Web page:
VALERIE CONLON, spokeswoman for former Debenhams workers on Patrick St, says she is proud of what the ex-employees have achieved since the retailer closed its doors in Ireland.
Debenhams workers around the country yesterday marked a year since the company announced the closure of all its stores here.
They included two stores in Cork, Patrick St and in Mahon Point. Former workers at the stores have since been involved in a drawn-out dispute with the company over their redundancy package.
The protest has seen months of pickets being held outside stores and disputes over attempts to remove stock and assets from the closed stores.
Ms Conlon said they had raised awareness of a serious issue and they had done so with dignity.
“We are still here 12 months later, still fighting,” she told The Echo.
“I am so proud of what we have achieved, not many groups have managed what we have.
“We have made our point, we have met with the Taoiseach and not many people can say that.”
Ms Conlon said they have helped people to understand the ongoing issue regarding the lack of legislative support for employees.
“Employees need to be looked after as much as the employee,” said Ms Conlon. “That would make life a lot easier for a lot of people.”
At the moment, the former employees of Debenhams are in meetings with Solas to learn more about the €3m training fund set up by the Government last December.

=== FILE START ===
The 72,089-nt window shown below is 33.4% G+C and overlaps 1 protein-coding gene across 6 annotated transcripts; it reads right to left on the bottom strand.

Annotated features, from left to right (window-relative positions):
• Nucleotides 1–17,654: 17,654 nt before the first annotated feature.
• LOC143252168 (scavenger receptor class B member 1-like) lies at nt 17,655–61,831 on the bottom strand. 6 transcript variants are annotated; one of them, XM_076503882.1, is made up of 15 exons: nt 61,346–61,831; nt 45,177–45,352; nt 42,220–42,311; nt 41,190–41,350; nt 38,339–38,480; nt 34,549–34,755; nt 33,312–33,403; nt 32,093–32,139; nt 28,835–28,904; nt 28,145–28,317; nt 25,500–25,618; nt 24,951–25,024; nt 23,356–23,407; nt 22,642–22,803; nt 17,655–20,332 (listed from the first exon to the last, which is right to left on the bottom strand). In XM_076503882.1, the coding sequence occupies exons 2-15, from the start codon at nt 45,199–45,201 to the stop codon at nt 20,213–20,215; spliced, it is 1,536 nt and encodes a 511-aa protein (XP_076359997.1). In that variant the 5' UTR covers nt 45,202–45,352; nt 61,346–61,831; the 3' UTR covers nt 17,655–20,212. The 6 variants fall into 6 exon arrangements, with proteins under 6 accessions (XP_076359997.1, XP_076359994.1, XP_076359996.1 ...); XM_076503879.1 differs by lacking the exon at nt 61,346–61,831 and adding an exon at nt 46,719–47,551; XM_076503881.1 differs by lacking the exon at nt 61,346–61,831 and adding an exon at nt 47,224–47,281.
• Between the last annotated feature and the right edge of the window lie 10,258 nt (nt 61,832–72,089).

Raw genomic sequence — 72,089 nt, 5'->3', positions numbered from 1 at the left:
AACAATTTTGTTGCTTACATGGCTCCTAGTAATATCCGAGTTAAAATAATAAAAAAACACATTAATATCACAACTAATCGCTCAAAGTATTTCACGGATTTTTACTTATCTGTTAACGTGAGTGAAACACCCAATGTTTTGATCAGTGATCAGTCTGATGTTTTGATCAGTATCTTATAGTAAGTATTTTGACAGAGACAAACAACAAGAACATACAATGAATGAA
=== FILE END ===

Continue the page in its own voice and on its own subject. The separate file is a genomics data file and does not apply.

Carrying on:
The fund was part of a recommendation handed out by mediator and Labour Court chairman Kevin Foley during discussions with the workers and their union Mandate, along with the liquidators KPMG and other Government agencies.
In January, the ex-employees rejected the deal and called for the money to be used to top up their statutory redundancy payments, which was subsequently ruled out by Taoiseach Micheál Martin.
Speaking to The Echo yesterday, Ms Conlon said the workers are now in informative meetings with Solas as to what can be done with the money and following these meetings, Mandate will call a vote and the former Debenhams workers will decide if the fund should be put to use.
“Previously, we were voting on something we knew very little about,” Ms Conlon said.
“Now, we are more informed about the fund and what it can do for us, pay for training courses, etc. There are a few things involved.”
It is understood the workers will be able to claim for a range of supports, including technology and access to childcare while they retrain or reskill, if they accept the fund.
While negotiations are ongoing, Ms Conlon said that the workers still wanted to see something done to bolster the support network for employees who may find themselves in a similar situation.
Sinn Féin TD for Cork North Central Thomas Gould said employees needed to be better protected by the State. “These workers have been campaigning for a fair and just settlement for one year now,” he said.
“We have been here time and time again — Clerys, La Senza, Paris Bakery, and now Debenhams.
“The reality is, companies can only engage in this behaviour because successive governments have let them do so through their failure to legislate to protect workers.”
Solidarity TD Mick Barry said he has been given the green light by the Oireachtas to move a bill which aims to improve the position of workers in liquidation situations.
Mr Barry will move the Companies (Protection of Employees Rights in Liquidations) Bill 2021 when the Dáil reconvenes.
The bill seeks to add an article to the Company’s Act that would prioritise payment to workers in a liquidation situation.
The bill also seeks to make unpaid collective redundancy payments into a debt in a liquidation situation.